- OpenEXR
- OpenImageIO
- boost

For Windows you'll have to re-create the Makefiles (or Visual Studio projects) from scratch.

Enjoy!

sRGB, Rec.709 to linear and back
onGrass
sashaandaigul
I did some color conversion these days. Just to keep it somewhere I will post the formulas here. It was simple with sRGB - everything is on Wikipedia, but for some reason Rec.709 standard does no have the reverse formula in the doc describing the standard (http://www.itu.int/rec/R-REC-BT.709-5-200204-I/en) so I had to derive it myself.

Conversion to linear:

if f > thresh:
    f = pow((f+a) / (1+a), c)
else:
    f = f / b

From Rec.709: use the following values:
thresh = 0.0801
a = 0.099
b = 4.5
c = 2.2222

From sRGB: use the following values:
thresh = 0.04045
a = 0.055
b = 12.92
c = 2.4
       
Conversion from linear:

if f > thresh:
    f = (1+a) * pow(f, 1.0/c) - a
else:
    f = f * b

To Rec.709:
thresh = 0.018
a = 0.099
b = 4.5
c = 2.2222

To sRGB:
thresh = 0.0031308
a = 0.055
b = 12.92
c = 2.4

Announcement
onGrass
sashaandaigul
Just wanted to let everyone know: I had to reject a livejournal user who sent me a request to join the community. I had two reasons to think it was a bot:

1. His/her live journal is empty
2. The user name is unreadable (at least for me).

So if you are human but your account matches two of these criteria, and you want to join the community, please send me a private livejournal message or leave a comment to this entry before attempting to join.

Subsurface in reflections
onGrass
sashaandaigul
There is officially no known way to render character reflections in mirrors. More precisely, there is no method to render subsurface scattering in reflected/refracted rays, well, unless you use your own sss shader. The misss* subsurface shader that comes with mental ray will only substitute missing SSS with lambert, but it means the reflections will not look like skin.
It would be funny, if we didn't have a feature-length project ahead with lots (I mean LOTS) of character looking into mirrors.

UPD: The issue seems to be more complicated. It looks like stock skin shaders in maya/xsi/max do render sss in reflections. I will need to do more investigation on this.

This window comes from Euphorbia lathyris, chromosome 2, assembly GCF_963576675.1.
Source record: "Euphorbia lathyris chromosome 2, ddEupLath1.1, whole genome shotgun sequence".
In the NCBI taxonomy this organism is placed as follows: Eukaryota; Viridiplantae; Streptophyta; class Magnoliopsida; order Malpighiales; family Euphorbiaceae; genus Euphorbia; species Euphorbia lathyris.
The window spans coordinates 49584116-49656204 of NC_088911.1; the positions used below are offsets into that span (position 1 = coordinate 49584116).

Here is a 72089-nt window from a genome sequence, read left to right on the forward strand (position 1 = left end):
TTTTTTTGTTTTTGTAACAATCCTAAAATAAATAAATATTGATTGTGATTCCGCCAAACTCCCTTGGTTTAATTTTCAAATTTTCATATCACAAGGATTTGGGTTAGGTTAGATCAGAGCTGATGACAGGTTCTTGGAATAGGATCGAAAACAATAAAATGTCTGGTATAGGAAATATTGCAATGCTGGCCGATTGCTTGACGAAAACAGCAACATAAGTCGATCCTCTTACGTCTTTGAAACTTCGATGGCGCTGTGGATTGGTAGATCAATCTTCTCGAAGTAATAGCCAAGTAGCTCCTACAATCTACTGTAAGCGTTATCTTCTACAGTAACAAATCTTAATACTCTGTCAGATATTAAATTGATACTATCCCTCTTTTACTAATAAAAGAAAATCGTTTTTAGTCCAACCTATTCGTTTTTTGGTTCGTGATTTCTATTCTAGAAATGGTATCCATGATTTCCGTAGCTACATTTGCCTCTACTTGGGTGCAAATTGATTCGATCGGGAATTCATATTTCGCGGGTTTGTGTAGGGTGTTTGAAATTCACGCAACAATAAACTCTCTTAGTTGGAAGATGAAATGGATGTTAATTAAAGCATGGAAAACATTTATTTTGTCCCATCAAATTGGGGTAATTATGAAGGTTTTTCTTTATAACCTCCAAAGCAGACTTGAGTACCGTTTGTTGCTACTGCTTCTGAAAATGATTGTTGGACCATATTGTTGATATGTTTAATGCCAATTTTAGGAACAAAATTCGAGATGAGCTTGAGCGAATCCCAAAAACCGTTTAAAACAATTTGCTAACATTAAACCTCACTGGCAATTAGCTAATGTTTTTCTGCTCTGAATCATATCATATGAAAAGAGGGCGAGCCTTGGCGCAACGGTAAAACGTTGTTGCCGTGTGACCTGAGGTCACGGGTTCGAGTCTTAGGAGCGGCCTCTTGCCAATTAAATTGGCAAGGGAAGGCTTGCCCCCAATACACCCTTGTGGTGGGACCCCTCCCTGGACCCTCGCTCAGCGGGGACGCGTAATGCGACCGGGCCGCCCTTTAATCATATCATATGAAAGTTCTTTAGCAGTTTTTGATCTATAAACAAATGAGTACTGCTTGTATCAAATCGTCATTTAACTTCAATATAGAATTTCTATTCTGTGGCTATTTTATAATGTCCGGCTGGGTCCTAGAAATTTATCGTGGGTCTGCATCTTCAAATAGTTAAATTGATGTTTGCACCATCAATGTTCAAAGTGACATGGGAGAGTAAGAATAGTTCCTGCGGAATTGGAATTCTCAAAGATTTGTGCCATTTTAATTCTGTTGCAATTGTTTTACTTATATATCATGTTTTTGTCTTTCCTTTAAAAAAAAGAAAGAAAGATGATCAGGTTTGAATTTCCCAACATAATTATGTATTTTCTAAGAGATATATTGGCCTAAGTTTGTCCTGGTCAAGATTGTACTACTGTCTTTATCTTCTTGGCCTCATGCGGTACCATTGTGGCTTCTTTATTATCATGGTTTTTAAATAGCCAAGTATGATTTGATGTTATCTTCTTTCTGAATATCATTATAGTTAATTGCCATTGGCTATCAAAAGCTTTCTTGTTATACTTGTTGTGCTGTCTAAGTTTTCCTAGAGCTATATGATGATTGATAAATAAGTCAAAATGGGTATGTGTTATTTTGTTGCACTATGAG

Stereo
onGrass
sashaandaigul
A nice new feature in mental ray version 3.8: the ability to render two images for left and right eyes during the same render session. As usual, mental images were good at little tiny things that make the entire thing useless. New "stereo" flag in camera declaration is missing a way to specify the convergence (or zero parallax plane) distance. For some strange reason the cameras are always converged at the focal length point.

It looks like they at last managed to confuse themselves by using incorrect terminology. The documentation refers to cameras converged at a "focal distance", but there is no such thing neither in real world nor digital photography. There are two things instead: "focal length" which is a lens characteristic, directly affecting its angle of view, and "focus distance" which defines the distance of objects the lens will project to film keeping them in perfect focus.

I would still mind having both the focus distance and the convergence plane to be controlled by the same parameter, but that at least would make some sense. But the focal length has nothing to do with eye convergence, that's why the entire thing is just useless.

This is amazing
onGrass
sashaandaigul
One more wonderful discovery I made these days, this time about mental ray database.

If you think leaf instance names have their unique tags in the database, you are wrong. There could be more than one tag for the same leaf instance name in case there is more than one material attached to the object.

This is very "useful", especially for fancy things you would write yourself, like per-object user data cache. I did it using stl::map, with tags as keys. After a few reports from the lighters (it's not working!) I was able to track down the offenders: two different leaf instance tags have two different instance parents, but after mi_api_tag_lookup() they resolve into the same name.

The worst part is my cache is populated on the first time the surface shader is called, and if this happens in the displacement evaluation stage, not all of the tags are present there, so the cache ends up being incomplete.